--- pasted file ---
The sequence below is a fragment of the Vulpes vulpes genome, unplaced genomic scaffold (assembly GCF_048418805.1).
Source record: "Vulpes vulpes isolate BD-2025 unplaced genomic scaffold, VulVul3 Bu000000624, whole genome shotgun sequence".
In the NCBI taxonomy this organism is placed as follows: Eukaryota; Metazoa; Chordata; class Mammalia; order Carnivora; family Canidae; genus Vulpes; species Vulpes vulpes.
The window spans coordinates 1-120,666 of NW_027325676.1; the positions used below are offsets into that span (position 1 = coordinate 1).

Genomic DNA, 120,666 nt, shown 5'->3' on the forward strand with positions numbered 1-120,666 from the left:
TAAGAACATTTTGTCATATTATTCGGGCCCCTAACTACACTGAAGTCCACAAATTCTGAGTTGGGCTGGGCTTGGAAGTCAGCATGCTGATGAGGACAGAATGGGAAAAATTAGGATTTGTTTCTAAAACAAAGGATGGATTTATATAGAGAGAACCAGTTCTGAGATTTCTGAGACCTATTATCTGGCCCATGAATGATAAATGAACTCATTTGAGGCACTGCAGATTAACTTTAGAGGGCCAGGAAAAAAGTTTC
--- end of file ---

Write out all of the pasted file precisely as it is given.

The sequence below is a fragment of the Vulpes vulpes genome, unplaced genomic scaffold (assembly GCF_048418805.1).
Source record: "Vulpes vulpes isolate BD-2025 unplaced genomic scaffold, VulVul3 Bu000000624, whole genome shotgun sequence".
In the NCBI taxonomy this organism is placed as follows: Eukaryota; Metazoa; Chordata; class Mammalia; order Carnivora; family Canidae; genus Vulpes; species Vulpes vulpes.
The window spans coordinates 1-120,666 of NW_027325676.1; the positions used below are offsets into that span (position 1 = coordinate 1).

Genomic DNA, 120,666 nt, shown 5'->3' on the forward strand with positions numbered 1-120,666 from the left:
TAAGAACATTTTGTCATATTATTCGGGCCCCTAACTACACTGAAGTCCACAAATTCTGAGTTGGGCTGGGCTTGGAAGTCAGCATGCTGATGAGGACAGAATGGGAAAAATTAGGATTTGTTTCTAAAACAAAGGATGGATTTATATAGAGAGAACCAGTTCTGAGATTTCTGAGACCTATTATCTGGCCCATGAATGATAAATGAACTCATTTGAGGCACTGCAGATTAACTTTAGAGGGCCAGGAAAAAAGTTTC